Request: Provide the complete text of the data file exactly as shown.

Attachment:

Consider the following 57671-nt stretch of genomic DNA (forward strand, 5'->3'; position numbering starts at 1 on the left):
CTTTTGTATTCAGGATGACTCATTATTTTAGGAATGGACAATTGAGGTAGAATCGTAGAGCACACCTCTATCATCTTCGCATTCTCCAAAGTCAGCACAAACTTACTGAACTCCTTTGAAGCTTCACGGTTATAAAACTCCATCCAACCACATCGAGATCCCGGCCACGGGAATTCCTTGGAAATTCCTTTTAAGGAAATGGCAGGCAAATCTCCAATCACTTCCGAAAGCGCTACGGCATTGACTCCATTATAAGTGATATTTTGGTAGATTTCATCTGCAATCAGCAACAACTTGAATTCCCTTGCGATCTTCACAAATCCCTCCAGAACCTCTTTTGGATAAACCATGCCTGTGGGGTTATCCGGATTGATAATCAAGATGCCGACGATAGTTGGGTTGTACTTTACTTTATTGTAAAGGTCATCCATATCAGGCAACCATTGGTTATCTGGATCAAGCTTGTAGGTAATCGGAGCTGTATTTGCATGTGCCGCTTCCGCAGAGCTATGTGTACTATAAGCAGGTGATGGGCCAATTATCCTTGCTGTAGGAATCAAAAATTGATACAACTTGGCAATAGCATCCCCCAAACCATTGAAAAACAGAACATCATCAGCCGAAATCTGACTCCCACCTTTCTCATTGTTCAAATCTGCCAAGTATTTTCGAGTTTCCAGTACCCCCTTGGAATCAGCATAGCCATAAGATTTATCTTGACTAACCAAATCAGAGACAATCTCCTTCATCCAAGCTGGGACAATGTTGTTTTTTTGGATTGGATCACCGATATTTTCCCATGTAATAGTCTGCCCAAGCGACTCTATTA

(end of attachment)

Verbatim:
Consider the following 57671-nt stretch of genomic DNA (forward strand, 5'->3'; position numbering starts at 1 on the left):
CTTTTGTATTCAGGATGACTCATTATTTTAGGAATGGACAATTGAGGTAGAATCGTAGAGCACACCTCTATCATCTTCGCATTCTCCAAAGTCAGCACAAACTTACTGAACTCCTTTGAAGCTTCACGGTTATAAAACTCCATCCAACCACATCGAGATCCCGGCCACGGGAATTCCTTGGAAATTCCTTTTAAGGAAATGGCAGGCAAATCTCCAATCACTTCCGAAAGCGCTACGGCATTGACTCCATTATAAGTGATATTTTGGTAGATTTCATCTGCAATCAGCAACAACTTGAATTCCCTTGCGATCTTCACAAATCCCTCCAGAACCTCTTTTGGATAAACCATGCCTGTGGGGTTATCCGGATTGATAATCAAGATGCCGACGATAGTTGGGTTGTACTTTACTTTATTGTAAAGGTCATCCATATCAGGCAACCATTGGTTATCTGGATCAAGCTTGTAGGTAATCGGAGCTGTATTTGCATGTGCCGCTTCCGCAGAGCTATGTGTACTATAAGCAGGTGATGGGCCAATTATCCTTGCTGTAGGAATCAAAAATTGATACAACTTGGCAATAGCATCCCCCAAACCATTGAAAAACAGAACATCATCAGCCGAAATCTGACTCCCACCTTTCTCATTGTTCAAATCTGCCAAGTATTTTCGAGTTTCCAGTACCCCCTTGGAATCAGCATAGCCATAAGATTTATCTTGACTAACCAAATCAGAGACAATCTCCTTCATCCAAGCTGGGACAATGTTGTTTTTTTGGATTGGATCACCGATATTTTCCCATGTAATAGTCTGCCCAAGCGACTCTATTA